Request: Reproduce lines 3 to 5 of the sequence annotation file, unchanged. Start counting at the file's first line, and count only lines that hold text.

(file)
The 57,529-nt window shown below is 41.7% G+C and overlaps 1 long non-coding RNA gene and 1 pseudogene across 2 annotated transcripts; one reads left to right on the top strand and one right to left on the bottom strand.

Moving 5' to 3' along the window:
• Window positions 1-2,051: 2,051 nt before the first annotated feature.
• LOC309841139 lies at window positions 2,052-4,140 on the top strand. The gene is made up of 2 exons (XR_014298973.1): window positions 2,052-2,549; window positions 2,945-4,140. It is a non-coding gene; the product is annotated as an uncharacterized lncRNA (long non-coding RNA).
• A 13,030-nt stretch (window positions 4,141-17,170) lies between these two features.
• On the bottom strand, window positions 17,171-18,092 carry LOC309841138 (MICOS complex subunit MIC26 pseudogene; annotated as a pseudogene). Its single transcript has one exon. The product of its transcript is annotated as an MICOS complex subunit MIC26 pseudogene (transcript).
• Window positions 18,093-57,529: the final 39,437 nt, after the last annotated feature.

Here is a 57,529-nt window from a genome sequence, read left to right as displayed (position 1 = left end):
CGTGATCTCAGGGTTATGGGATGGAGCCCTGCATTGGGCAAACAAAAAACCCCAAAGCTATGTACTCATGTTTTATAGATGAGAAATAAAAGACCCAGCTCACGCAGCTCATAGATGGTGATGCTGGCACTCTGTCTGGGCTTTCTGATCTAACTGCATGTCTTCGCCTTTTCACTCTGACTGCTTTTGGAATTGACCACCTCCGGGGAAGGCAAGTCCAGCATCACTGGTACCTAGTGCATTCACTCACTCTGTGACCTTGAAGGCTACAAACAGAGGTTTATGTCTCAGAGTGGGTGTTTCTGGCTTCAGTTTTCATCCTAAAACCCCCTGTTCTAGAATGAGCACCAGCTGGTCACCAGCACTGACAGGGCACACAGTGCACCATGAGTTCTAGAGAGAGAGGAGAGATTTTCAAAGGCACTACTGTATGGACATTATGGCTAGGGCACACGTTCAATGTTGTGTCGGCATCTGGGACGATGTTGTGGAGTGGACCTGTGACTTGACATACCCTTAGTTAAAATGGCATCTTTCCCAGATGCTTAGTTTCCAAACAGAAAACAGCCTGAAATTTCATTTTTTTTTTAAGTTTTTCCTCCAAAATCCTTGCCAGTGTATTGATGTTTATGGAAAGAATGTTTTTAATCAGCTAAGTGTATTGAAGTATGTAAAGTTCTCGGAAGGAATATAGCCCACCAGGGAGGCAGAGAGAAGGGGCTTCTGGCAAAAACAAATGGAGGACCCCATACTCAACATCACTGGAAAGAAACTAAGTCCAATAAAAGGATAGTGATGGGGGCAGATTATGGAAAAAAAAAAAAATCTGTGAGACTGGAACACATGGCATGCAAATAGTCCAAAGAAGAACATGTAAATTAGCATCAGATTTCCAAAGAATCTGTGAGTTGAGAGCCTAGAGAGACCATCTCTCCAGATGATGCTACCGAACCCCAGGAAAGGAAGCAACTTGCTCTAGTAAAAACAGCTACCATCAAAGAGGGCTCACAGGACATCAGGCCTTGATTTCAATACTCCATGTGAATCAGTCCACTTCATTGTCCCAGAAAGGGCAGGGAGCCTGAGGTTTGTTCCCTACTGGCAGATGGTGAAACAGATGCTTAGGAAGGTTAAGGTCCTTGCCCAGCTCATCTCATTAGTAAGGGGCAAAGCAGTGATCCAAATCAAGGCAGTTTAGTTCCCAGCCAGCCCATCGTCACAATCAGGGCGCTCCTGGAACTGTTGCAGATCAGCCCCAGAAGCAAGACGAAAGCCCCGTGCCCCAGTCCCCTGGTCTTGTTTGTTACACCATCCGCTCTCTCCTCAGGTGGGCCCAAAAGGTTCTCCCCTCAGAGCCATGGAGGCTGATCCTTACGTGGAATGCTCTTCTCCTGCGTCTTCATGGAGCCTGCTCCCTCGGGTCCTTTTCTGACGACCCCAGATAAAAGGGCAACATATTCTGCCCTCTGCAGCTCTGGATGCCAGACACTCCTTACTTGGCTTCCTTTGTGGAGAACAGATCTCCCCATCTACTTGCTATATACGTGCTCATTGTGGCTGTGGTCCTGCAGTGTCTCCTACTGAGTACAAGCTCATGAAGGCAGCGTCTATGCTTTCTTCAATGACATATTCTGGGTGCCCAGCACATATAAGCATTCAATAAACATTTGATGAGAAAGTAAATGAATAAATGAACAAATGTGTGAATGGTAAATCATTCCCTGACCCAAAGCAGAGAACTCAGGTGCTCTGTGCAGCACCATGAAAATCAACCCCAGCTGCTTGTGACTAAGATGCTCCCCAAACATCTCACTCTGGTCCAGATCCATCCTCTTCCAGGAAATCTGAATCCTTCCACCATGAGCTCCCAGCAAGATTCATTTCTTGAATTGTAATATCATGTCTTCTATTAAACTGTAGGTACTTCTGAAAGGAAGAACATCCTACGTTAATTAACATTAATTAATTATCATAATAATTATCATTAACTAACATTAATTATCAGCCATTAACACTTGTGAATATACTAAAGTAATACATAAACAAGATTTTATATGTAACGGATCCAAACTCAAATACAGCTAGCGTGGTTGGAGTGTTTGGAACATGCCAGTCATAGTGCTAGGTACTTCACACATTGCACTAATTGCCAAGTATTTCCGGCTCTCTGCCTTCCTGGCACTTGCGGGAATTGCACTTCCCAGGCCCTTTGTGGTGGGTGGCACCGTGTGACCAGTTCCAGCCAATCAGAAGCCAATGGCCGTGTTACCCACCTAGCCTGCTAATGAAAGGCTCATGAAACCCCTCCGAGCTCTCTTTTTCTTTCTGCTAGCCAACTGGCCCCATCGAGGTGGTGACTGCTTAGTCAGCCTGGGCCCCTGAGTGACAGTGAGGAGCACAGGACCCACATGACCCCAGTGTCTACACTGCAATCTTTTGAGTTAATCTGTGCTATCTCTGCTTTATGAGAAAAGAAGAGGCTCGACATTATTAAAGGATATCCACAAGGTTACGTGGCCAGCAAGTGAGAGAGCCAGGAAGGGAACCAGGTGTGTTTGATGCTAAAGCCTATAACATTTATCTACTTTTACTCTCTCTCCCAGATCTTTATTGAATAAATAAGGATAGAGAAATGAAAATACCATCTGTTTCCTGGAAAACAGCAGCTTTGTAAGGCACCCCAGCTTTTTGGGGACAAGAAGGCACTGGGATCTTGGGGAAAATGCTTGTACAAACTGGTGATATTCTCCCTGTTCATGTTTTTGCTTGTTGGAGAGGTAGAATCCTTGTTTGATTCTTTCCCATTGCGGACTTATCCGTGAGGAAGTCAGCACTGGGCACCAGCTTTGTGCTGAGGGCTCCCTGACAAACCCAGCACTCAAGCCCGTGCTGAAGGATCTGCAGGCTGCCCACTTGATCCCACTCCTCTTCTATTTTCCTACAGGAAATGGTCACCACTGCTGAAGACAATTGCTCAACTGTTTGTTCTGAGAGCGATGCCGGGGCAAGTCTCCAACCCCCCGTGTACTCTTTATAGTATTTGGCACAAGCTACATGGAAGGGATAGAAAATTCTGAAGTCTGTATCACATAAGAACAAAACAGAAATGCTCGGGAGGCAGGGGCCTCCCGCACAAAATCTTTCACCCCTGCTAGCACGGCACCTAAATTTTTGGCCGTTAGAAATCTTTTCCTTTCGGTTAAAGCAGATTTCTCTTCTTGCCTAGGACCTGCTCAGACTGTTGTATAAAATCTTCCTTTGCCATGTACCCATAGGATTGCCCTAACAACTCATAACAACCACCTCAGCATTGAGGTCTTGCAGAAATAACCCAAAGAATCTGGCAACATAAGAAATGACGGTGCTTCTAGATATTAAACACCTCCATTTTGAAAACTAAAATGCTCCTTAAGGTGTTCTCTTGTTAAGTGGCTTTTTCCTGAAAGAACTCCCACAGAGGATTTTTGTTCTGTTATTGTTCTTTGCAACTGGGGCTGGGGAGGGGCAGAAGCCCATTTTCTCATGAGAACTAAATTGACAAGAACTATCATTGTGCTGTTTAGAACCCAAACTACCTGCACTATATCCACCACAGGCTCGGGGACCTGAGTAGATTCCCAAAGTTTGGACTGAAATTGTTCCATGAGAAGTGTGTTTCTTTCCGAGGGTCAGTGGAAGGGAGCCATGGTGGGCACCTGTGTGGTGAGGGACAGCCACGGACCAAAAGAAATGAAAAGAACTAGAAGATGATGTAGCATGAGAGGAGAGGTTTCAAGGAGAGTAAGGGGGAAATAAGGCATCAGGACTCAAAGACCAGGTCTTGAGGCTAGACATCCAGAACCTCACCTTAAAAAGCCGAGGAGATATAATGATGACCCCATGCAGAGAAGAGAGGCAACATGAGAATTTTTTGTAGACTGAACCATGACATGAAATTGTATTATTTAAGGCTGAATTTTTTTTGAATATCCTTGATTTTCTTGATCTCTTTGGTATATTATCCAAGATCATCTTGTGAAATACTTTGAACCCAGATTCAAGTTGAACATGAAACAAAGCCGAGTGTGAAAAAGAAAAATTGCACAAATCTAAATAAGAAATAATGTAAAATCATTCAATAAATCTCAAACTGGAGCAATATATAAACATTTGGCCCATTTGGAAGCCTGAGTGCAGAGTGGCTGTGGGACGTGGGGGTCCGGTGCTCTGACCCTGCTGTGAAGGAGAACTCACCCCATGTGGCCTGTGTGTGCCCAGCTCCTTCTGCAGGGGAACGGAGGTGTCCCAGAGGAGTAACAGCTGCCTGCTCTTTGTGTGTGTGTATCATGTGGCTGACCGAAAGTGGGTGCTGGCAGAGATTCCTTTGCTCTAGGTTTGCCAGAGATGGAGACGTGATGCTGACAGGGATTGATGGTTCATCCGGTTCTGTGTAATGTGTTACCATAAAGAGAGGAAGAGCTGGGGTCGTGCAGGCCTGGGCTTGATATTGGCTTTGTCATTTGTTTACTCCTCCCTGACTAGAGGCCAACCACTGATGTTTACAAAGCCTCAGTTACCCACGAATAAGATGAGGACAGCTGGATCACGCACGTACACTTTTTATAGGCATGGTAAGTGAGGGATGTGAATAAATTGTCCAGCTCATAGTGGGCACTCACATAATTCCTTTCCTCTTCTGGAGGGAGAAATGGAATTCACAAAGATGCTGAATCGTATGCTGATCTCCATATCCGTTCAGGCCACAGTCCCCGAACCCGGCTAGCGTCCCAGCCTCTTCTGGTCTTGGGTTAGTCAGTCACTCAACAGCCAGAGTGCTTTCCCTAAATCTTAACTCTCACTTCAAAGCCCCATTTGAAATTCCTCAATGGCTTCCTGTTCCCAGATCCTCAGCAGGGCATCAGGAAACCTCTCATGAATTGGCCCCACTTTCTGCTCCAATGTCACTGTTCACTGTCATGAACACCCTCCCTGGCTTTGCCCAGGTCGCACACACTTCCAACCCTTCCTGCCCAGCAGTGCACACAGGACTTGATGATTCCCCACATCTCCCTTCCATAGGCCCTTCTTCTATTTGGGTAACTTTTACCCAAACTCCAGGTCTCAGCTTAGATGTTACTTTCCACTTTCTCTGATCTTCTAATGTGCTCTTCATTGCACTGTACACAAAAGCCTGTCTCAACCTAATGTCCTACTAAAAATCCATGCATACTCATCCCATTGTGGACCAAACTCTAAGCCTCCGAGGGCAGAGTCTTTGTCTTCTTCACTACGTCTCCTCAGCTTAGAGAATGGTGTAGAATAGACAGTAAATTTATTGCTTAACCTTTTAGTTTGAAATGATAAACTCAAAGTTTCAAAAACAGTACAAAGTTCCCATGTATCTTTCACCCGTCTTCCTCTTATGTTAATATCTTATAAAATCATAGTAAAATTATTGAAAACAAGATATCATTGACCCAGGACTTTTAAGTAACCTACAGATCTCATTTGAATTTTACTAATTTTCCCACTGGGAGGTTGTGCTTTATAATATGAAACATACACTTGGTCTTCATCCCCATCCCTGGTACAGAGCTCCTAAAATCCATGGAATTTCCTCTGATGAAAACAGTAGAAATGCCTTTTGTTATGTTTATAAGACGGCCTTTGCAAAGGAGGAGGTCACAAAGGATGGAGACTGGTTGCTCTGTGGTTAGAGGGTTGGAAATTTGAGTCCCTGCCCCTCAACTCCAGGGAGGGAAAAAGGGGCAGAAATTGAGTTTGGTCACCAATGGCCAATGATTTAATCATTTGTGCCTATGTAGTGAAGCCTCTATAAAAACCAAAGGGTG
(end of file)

• Window positions 1-2,051: 2,051 nt before the first annotated feature.
• LOC309841139 lies at window positions 2,052-4,140 on the top strand. The gene is made up of 2 exons (XR_014298973.1): window positions 2,052-2,549; window positions 2,945-4,140. It is a non-coding gene; the product is annotated as an uncharacterized lncRNA (long non-coding RNA).
• A 13,030-nt stretch (window positions 4,141-17,170) lies between these two features.